I first learned this concept from a book by the great David Garibaldi called Future Sounds. If you’re into the concept after reading this, you should totally check it out because it will blow your mind. Dave Weckl has also been known to use this idea from time to time. However, we can look into some simpler examples of the main concepts here. We’re going to see three main types of permutation and in keeping it simple, we’ll only move as much as a crotchet – one full beat. You could, of course, keep going if you wanted to.
Looking at Section A, we have the basis of permutation. I’ve written a groove using a single paradiddle in the hands, an accent on the backbeat (2 and 4) and a simple bass drum pattern to play under the paradiddle. In essence, it’s a simple and common groove. Ex2 moves the whole pattern forward by one semiquaver (16th note). You can also think of this as taking the last note of the pattern and moving it to the front. The rest of the groove shifts forward. Suddenly, the groove takes on a whole new feel and placement within the beat. You’ll also notice that we now have an outward paradiddle in the hands. If we continue the shifting (Ex 3 and 4), you’ll see the concept at work and notice that we also inevitably cycle through the reverse and inward paradiddles. For the groove and concept to work, it’s very important that the articulation stays the same and is correct – accents loud, non-accents soft.
Section B has a slightly different pattern, but the same approach to demonstrate how the concept applies on a more typical groove. This time, it’s more of a standard funk groove with a 16th note-type hi-hat pattern – 1e& 2e& etc. Ex2 shows the whole groove shifted by a 16th note again, but this time it’s shifted backward. It’s very interesting to see what happens when we do this. Not only does the groove barely resemble the original if you hear the beat as normal, but instead of cycling through paradiddles, we are actually seeing the four variations you can have when playing three 16th notes in a row in the space of a beat.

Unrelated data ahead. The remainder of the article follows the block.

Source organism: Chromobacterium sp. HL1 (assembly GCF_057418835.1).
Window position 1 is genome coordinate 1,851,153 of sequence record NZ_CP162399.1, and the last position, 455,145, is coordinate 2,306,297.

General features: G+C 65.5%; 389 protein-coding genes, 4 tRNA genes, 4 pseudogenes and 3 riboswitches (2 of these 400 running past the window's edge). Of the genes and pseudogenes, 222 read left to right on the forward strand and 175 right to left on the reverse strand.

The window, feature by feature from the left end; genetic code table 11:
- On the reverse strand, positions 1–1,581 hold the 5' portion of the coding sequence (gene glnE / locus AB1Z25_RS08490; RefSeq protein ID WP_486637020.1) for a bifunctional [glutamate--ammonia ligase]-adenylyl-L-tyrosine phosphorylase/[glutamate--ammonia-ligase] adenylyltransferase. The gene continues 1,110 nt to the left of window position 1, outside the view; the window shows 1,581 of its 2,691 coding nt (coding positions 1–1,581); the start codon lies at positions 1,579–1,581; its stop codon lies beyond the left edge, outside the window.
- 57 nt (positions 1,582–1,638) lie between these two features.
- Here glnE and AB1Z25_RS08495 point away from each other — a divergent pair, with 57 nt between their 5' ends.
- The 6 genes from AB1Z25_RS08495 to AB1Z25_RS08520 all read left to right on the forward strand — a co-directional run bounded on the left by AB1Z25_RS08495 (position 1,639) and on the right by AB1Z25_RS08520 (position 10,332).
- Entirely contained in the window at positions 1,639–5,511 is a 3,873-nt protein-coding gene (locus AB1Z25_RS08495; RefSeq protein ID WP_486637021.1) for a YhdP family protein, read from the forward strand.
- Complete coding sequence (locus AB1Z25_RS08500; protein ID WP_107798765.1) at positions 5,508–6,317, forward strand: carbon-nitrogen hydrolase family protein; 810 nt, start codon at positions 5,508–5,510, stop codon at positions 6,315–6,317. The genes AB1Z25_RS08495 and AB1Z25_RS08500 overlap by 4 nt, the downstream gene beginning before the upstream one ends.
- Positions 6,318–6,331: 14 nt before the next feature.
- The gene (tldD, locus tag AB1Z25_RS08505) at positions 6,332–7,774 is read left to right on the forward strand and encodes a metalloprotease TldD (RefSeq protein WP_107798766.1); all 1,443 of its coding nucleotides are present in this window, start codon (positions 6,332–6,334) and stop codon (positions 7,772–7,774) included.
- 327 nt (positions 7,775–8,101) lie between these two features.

Another permutation idea is to move a specific part of the groove – one hand or foot, for example. For Section C, I’ve used an inward paradiddle for the hands. I’ve added a bass drum part under this and used a specific accent pattern that works primarily on the single strokes within the sticking. This time, only the bass drum part shifts in examples two to four. I’ve moved it forward a 16th note. This is a little easier in some ways as most drummers may have encountered changing the bass drum pattern under the same paradiddle, but the challenge comes with keeping the original accent pattern (see examples).
Speaking of accents, what about an example where it’s only the accents that shift? Section D is exactly the same groove from Section C, but instead of a moving bass drum, I’ve moved the accents. Here you end up with a new permutation vibe and while the groove has a similar sound, the accents provide a different feel. More noticeably, when you’re trying to perform the permutated grooves, the accents may now fall on double strokes and this presents its own challenges – being able to play loudly and softly immediately after or the reverse. Have fun with that one.
As mentioned earlier, this is only the tip of the iceberg. Garibaldi goes nuts with this concept in his book, but other ideas could be to move the permutation through all four beats, move just the right and left hands, just the bass drum and accents or just the snare drum. The options are endless, and we’ve only done 4/4 and moved a 16th. What about moving an 8th or a whole beat? Have a think, jot some ideas down, and have a go.